Wednesday, October 29, 2008

Improvised Play

I'm not a big fan of television for kids and I'm especially not a fan of advertising aimed at children. Most of my friends know that I was absolutely against all the branded clothing and toys when Amelia was born, preferring to let her imagination take over and leave some of the materialism behind as much as possible. I've had some feedback occasionally that our stance was extreme, but I have to share this story as it explains quite well some of the reasons we chose to do what we did. I also believe it has as much to do with television itself as the type of toys kids play with - Rafe has a great theory on that I'll share sometime. I've noticed that with the toys we do have that are more structured, she plays with them much less than she plays with the things she creates out of bits and pieces around the house - an empty plastic tub in our kitchen alone has been a baby bed, a wagon, a tent, a boat, a car...

Old Fashioned Play Builds Serious Skills

(the link to the full article; an excerpt below)

Clearly the way that children spend their time has changed. Here's the issue: A growing number of psychologists believe that these changes in what children do has also changed kids' cognitive and emotional development.

It turns out that all that time spent playing make-believe actually helped children develop a critical cognitive skill called executive function. Executive function has a number of different elements, but a central one is the ability to self-regulate. Kids with good self-regulation are able to control their emotions and behavior, resist impulses, and exert self-control and discipline.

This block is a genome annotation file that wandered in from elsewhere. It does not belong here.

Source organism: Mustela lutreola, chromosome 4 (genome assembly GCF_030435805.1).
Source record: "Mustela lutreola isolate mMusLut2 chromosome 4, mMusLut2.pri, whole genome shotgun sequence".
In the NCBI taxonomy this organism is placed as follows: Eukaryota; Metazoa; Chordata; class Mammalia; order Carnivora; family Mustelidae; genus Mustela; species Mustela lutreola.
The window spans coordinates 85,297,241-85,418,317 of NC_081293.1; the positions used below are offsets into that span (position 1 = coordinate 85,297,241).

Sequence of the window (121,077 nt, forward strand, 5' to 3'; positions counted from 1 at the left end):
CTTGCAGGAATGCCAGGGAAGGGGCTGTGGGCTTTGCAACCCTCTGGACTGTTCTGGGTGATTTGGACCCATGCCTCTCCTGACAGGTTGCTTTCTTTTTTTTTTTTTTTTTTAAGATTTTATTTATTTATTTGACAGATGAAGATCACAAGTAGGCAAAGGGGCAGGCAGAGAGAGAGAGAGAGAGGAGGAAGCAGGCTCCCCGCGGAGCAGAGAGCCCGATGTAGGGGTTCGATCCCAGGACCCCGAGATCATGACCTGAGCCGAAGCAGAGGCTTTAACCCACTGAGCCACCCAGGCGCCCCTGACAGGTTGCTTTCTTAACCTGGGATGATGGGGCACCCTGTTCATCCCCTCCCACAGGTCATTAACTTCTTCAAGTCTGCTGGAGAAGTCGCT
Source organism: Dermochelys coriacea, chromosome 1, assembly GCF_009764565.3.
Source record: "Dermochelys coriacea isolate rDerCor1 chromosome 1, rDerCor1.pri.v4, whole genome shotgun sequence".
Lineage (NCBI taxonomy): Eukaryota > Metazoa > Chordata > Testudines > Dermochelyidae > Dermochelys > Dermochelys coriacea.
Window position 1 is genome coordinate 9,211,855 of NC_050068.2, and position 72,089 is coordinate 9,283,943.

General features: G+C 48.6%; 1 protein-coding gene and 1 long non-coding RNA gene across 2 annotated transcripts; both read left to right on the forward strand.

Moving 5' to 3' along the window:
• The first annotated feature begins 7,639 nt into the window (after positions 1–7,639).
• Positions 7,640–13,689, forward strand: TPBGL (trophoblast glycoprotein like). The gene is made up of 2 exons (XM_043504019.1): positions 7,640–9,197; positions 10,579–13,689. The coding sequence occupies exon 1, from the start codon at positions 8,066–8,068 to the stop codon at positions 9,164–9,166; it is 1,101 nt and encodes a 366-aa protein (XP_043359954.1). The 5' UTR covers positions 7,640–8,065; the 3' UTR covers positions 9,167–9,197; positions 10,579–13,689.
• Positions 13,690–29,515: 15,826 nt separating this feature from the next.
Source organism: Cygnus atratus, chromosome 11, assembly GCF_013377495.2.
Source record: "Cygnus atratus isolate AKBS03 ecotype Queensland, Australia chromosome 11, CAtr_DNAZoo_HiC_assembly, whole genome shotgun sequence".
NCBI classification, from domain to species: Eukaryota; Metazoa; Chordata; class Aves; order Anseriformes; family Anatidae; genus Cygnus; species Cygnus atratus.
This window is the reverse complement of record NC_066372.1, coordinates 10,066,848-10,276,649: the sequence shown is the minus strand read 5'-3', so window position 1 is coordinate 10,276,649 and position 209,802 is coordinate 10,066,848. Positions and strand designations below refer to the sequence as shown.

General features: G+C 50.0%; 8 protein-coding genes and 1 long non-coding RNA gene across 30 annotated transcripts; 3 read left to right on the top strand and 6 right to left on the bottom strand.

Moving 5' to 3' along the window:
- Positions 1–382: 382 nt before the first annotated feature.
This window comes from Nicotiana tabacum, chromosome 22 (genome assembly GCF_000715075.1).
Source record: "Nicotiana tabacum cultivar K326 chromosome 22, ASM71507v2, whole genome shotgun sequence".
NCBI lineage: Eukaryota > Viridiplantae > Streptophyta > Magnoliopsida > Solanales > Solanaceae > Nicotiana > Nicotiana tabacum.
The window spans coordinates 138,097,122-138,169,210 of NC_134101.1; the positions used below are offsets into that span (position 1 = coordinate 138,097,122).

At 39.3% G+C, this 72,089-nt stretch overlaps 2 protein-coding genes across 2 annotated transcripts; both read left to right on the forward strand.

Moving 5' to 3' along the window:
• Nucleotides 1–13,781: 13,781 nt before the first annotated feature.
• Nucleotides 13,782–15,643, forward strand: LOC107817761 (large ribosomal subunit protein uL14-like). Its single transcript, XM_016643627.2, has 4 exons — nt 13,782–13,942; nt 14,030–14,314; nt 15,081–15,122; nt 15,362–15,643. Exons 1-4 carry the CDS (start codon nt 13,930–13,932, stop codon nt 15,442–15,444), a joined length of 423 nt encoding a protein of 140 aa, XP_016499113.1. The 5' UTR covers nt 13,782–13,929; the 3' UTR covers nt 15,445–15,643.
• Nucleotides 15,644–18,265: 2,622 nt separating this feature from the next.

We know that children's capacity for self-regulation has diminished. A recent study replicated a study of self-regulation first done in the late 1940s, in which psychological researchers asked kids ages 3, 5 and 7 to do a number of exercises. One of those exercises included standing perfectly still without moving. The 3-year-olds couldn't stand still at all, the 5-year-olds could do it for about three minutes, and the 7-year-olds could stand pretty much as long as the researchers asked. In 2001, researchers repeated this experiment. But, psychologist Elena Bodrova at Mid-Continent Research for Education and Learning says, the results were very different.

"Today's 5-year-olds were acting at the level of 3-year-olds 60 years ago, and today's 7-year-olds were barely approaching the level of a 5-year-old 60 years ago," Bodrova explains. "So the results were very sad."

Sad because self-regulation is incredibly important. Poor executive function is associated with high dropout rates, drug use and crime. In fact, good executive function is a better predictor of success in school than a child's IQ. Children who are able to manage their feelings and pay attention are better able to learn. As executive function researcher Laura Berk explains, "Self-regulation predicts effective development in virtually every domain."

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